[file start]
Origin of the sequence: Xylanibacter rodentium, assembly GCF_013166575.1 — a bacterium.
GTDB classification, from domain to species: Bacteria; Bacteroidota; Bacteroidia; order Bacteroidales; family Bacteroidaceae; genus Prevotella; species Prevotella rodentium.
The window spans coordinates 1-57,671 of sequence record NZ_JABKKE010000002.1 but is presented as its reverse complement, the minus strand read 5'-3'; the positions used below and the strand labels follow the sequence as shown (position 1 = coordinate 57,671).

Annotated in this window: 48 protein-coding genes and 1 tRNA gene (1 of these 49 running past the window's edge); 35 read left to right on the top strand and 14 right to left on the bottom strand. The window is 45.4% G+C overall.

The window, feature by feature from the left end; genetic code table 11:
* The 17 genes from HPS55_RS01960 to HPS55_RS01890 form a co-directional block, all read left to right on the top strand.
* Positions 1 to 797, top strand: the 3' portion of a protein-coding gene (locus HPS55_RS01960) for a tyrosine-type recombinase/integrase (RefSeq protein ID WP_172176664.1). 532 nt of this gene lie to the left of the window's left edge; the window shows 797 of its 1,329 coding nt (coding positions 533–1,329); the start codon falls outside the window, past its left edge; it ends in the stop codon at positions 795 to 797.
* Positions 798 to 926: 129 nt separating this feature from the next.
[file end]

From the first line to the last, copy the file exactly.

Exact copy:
Origin of the sequence: Xylanibacter rodentium, assembly GCF_013166575.1 — a bacterium.
GTDB classification, from domain to species: Bacteria; Bacteroidota; Bacteroidia; order Bacteroidales; family Bacteroidaceae; genus Prevotella; species Prevotella rodentium.
The window spans coordinates 1-57,671 of sequence record NZ_JABKKE010000002.1 but is presented as its reverse complement, the minus strand read 5'-3'; the positions used below and the strand labels follow the sequence as shown (position 1 = coordinate 57,671).

Annotated in this window: 48 protein-coding genes and 1 tRNA gene (1 of these 49 running past the window's edge); 35 read left to right on the top strand and 14 right to left on the bottom strand. The window is 45.4% G+C overall.

The window, feature by feature from the left end; genetic code table 11:
* The 17 genes from HPS55_RS01960 to HPS55_RS01890 form a co-directional block, all read left to right on the top strand.
* Positions 1 to 797, top strand: the 3' portion of a protein-coding gene (locus HPS55_RS01960) for a tyrosine-type recombinase/integrase (RefSeq protein ID WP_172176664.1). 532 nt of this gene lie to the left of the window's left edge; the window shows 797 of its 1,329 coding nt (coding positions 533–1,329); the start codon falls outside the window, past its left edge; it ends in the stop codon at positions 795 to 797.
* Positions 798 to 926: 129 nt separating this feature from the next.